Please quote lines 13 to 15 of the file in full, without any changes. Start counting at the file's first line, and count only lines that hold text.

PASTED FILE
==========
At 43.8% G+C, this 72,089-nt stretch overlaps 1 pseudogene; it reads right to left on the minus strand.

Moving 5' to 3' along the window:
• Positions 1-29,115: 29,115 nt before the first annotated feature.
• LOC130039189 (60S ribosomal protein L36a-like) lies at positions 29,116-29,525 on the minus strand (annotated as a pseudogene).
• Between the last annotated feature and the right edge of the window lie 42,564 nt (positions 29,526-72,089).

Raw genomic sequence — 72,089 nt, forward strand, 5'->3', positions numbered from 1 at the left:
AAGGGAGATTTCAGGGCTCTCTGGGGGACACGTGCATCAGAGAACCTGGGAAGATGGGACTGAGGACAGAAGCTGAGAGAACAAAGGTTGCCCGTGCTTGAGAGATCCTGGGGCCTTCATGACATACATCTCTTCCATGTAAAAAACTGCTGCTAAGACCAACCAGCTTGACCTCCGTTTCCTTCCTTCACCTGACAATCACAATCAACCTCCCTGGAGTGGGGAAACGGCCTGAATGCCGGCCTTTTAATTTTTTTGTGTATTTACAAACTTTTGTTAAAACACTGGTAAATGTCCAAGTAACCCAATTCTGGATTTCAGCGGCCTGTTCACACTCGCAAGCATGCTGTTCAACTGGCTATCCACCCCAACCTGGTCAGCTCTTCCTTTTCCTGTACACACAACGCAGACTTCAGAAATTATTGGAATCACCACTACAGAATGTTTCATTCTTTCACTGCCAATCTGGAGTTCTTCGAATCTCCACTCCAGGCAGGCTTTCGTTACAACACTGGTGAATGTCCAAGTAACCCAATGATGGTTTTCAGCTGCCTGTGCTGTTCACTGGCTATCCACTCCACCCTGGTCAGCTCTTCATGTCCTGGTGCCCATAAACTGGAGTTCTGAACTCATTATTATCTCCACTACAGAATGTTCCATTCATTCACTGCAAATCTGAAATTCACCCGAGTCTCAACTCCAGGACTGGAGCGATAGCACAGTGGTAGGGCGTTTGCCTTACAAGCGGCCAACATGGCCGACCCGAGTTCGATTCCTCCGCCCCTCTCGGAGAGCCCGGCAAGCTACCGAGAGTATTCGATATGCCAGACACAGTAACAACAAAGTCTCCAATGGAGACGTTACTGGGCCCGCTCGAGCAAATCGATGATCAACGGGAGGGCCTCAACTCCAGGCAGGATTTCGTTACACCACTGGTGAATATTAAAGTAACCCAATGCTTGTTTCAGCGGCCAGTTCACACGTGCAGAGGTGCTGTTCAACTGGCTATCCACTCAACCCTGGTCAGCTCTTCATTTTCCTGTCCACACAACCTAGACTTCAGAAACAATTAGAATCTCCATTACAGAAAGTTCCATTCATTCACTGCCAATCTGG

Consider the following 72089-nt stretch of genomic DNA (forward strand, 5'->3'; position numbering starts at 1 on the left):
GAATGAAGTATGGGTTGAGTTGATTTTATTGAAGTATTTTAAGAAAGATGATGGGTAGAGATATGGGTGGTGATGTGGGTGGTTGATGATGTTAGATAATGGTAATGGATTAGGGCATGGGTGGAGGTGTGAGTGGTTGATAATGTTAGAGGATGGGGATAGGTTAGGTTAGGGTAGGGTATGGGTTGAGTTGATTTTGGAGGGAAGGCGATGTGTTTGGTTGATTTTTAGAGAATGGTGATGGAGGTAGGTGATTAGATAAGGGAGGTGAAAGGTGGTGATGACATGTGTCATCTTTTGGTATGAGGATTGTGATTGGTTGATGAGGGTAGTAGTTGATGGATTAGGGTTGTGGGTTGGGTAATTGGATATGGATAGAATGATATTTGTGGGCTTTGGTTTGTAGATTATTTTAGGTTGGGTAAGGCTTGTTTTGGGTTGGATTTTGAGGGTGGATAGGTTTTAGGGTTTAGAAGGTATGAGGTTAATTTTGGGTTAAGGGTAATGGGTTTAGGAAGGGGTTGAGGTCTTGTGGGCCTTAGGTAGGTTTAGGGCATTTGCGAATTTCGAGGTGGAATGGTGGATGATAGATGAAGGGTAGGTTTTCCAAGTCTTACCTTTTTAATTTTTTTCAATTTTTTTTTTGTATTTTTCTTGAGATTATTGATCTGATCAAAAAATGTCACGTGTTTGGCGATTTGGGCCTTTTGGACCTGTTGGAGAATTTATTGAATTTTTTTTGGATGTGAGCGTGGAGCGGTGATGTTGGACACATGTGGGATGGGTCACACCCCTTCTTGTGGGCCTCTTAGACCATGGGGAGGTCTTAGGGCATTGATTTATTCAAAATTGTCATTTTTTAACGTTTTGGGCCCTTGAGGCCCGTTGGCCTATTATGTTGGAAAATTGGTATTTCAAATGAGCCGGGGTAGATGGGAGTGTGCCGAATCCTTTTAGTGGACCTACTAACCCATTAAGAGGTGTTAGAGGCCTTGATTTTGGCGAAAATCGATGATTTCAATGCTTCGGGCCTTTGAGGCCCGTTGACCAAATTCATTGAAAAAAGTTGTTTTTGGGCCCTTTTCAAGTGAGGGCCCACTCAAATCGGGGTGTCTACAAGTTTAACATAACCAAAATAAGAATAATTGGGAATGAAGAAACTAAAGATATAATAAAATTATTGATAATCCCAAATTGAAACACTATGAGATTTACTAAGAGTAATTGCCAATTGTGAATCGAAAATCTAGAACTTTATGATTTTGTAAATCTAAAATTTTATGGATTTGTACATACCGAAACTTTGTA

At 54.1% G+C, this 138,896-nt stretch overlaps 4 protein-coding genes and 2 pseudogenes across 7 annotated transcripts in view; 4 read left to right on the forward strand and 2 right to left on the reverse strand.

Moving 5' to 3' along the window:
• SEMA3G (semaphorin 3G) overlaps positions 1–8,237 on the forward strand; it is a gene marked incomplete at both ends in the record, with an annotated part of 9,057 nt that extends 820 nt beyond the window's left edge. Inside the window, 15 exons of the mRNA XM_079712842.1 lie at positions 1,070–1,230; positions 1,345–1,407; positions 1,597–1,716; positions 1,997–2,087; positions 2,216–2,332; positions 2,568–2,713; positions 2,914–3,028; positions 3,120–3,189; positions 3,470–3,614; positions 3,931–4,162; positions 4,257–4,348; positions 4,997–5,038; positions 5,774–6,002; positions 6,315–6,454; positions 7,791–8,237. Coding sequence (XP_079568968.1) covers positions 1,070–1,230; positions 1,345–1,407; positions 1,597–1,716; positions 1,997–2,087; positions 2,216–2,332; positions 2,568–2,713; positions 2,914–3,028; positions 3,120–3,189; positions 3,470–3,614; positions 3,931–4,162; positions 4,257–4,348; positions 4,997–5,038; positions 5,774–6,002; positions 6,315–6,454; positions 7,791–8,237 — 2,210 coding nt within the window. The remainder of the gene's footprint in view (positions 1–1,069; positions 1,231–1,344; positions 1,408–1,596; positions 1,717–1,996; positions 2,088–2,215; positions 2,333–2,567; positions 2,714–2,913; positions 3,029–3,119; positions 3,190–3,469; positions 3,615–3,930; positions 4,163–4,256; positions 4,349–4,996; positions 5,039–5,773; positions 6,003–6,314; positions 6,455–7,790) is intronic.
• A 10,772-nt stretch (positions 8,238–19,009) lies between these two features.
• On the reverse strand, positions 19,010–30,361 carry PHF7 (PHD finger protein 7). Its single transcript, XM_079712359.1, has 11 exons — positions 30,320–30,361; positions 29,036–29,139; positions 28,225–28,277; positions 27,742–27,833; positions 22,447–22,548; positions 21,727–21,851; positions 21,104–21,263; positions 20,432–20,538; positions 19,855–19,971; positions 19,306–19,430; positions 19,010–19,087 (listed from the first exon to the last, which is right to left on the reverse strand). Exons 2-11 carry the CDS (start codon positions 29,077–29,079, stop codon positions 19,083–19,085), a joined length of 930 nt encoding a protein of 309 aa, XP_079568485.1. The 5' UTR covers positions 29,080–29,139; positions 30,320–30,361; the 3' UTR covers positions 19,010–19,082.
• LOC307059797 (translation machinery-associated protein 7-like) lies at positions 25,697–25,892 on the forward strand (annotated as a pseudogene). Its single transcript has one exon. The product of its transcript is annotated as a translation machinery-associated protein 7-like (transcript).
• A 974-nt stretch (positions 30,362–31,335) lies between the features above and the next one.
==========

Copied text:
• A 10,772-nt stretch (positions 8,238–19,009) lies between these two features.
• On the reverse strand, positions 19,010–30,361 carry PHF7 (PHD finger protein 7). Its single transcript, XM_079712359.1, has 11 exons — positions 30,320–30,361; positions 29,036–29,139; positions 28,225–28,277; positions 27,742–27,833; positions 22,447–22,548; positions 21,727–21,851; positions 21,104–21,263; positions 20,432–20,538; positions 19,855–19,971; positions 19,306–19,430; positions 19,010–19,087 (listed from the first exon to the last, which is right to left on the reverse strand). Exons 2-11 carry the CDS (start codon positions 29,077–29,079, stop codon positions 19,083–19,085), a joined length of 930 nt encoding a protein of 309 aa, XP_079568485.1. The 5' UTR covers positions 29,080–29,139; positions 30,320–30,361; the 3' UTR covers positions 19,010–19,082.
• LOC307059797 (translation machinery-associated protein 7-like) lies at positions 25,697–25,892 on the forward strand (annotated as a pseudogene). Its single transcript has one exon. The product of its transcript is annotated as a translation machinery-associated protein 7-like (transcript).